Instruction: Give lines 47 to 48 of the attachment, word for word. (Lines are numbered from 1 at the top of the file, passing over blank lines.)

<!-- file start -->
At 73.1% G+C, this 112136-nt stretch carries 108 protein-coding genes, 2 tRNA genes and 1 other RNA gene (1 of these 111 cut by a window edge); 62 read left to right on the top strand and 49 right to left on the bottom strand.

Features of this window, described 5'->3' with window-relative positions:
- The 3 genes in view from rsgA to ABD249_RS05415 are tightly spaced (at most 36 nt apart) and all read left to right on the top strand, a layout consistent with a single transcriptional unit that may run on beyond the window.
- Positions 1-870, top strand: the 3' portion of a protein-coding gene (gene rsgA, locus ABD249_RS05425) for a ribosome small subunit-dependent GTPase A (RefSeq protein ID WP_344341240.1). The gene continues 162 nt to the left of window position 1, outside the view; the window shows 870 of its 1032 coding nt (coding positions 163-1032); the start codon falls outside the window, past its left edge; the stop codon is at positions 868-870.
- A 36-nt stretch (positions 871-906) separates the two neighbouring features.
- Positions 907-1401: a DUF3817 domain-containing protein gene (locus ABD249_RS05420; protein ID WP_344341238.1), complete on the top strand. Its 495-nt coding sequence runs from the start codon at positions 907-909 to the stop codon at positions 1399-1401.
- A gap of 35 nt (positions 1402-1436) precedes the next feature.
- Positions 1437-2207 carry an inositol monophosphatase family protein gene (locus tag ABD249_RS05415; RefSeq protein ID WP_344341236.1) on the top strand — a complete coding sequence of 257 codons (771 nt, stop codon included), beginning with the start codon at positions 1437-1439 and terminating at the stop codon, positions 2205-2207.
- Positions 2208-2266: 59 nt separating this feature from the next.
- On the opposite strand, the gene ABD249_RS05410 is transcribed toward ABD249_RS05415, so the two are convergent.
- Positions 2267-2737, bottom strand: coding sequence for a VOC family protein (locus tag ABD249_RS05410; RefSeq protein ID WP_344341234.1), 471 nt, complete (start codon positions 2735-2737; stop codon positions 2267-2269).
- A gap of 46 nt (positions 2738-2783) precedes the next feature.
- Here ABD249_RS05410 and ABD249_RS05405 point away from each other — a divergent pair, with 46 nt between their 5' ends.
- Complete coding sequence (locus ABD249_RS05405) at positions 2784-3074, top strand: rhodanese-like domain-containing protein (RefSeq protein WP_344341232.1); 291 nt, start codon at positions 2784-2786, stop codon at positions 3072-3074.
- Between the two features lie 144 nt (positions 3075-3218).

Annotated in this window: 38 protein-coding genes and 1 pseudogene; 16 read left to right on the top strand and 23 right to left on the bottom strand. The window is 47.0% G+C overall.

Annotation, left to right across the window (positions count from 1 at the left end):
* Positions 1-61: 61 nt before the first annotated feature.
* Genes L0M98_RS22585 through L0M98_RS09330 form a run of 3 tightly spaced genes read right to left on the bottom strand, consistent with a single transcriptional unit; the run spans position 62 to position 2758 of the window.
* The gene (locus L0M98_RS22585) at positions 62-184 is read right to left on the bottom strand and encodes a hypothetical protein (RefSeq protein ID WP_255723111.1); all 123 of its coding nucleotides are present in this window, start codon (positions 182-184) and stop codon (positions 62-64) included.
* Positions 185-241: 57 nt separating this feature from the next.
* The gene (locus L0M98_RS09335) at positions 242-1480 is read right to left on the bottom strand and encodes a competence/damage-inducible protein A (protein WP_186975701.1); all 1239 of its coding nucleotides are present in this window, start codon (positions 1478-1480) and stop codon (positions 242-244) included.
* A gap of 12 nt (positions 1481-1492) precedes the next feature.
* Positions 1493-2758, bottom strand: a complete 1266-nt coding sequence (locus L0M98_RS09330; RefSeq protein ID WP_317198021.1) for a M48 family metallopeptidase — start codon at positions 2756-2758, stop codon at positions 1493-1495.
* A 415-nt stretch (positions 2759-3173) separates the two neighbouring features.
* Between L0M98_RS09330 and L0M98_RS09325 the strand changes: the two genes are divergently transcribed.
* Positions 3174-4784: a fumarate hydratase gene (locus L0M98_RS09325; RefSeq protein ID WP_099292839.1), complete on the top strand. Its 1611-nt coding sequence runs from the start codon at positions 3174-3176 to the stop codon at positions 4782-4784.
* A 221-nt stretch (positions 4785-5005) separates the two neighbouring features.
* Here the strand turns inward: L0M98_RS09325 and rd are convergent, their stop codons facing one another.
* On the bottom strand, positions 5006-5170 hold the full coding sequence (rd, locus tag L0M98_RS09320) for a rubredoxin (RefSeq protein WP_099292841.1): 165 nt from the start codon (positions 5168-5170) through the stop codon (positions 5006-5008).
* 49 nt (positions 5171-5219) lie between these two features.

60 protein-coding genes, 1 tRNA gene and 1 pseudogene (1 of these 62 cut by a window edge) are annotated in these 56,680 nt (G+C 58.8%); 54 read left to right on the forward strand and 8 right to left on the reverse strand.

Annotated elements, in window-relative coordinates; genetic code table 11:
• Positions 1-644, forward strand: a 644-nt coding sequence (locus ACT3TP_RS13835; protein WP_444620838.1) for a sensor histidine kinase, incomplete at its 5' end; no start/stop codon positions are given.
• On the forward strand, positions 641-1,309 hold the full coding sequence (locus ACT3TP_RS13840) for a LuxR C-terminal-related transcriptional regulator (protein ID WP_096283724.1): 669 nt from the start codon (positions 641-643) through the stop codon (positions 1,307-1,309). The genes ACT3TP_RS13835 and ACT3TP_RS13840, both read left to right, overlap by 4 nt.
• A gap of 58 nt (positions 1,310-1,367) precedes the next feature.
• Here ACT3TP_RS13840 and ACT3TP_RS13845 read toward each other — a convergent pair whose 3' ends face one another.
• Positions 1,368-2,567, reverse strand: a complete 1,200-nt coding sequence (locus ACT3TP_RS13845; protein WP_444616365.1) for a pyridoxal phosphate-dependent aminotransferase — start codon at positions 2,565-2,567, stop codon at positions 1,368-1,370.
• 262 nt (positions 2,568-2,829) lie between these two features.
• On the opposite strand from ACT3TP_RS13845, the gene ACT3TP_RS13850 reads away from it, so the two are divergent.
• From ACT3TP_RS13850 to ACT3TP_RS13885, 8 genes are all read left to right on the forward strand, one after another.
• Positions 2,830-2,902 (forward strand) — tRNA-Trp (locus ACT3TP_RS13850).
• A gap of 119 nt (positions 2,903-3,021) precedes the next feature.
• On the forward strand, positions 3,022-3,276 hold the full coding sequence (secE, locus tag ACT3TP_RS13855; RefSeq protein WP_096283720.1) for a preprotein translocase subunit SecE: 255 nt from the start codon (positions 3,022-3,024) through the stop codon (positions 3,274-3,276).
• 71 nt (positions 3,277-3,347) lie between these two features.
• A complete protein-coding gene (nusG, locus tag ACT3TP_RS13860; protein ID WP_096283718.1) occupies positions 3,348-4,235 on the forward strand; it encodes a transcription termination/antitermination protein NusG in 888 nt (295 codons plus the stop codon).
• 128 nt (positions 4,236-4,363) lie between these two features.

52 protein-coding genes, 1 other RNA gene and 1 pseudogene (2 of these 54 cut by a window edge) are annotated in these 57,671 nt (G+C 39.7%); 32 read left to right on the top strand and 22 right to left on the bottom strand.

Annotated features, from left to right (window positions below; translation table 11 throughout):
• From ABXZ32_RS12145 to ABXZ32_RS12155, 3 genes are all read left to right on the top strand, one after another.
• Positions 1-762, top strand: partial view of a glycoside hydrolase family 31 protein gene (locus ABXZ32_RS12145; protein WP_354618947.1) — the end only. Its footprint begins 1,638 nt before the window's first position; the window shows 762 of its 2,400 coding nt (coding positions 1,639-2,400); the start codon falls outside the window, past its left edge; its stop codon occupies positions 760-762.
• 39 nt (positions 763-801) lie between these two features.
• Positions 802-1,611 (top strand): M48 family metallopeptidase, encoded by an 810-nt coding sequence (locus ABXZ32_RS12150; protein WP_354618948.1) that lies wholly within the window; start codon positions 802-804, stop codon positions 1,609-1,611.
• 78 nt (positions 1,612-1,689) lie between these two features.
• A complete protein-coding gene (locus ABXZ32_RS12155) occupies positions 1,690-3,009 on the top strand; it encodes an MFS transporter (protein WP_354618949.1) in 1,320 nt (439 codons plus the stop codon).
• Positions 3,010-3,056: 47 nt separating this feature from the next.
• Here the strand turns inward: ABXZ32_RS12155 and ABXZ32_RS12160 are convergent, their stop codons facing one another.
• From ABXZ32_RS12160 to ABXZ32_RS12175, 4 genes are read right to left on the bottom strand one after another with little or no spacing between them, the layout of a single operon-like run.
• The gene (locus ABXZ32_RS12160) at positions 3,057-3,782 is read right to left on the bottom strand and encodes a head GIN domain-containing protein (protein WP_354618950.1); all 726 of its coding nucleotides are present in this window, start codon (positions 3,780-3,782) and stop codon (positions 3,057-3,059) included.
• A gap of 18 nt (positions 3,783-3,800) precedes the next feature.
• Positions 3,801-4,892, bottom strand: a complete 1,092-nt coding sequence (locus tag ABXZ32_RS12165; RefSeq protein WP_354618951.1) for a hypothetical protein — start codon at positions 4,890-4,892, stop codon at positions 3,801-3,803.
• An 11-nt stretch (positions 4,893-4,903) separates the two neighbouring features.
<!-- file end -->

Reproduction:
• 128 nt (positions 4,236-4,363) lie between these two features.

52 protein-coding genes, 1 other RNA gene and 1 pseudogene (2 of these 54 cut by a window edge) are annotated in these 57,671 nt (G+C 39.7%); 32 read left to right on the top strand and 22 right to left on the bottom strand.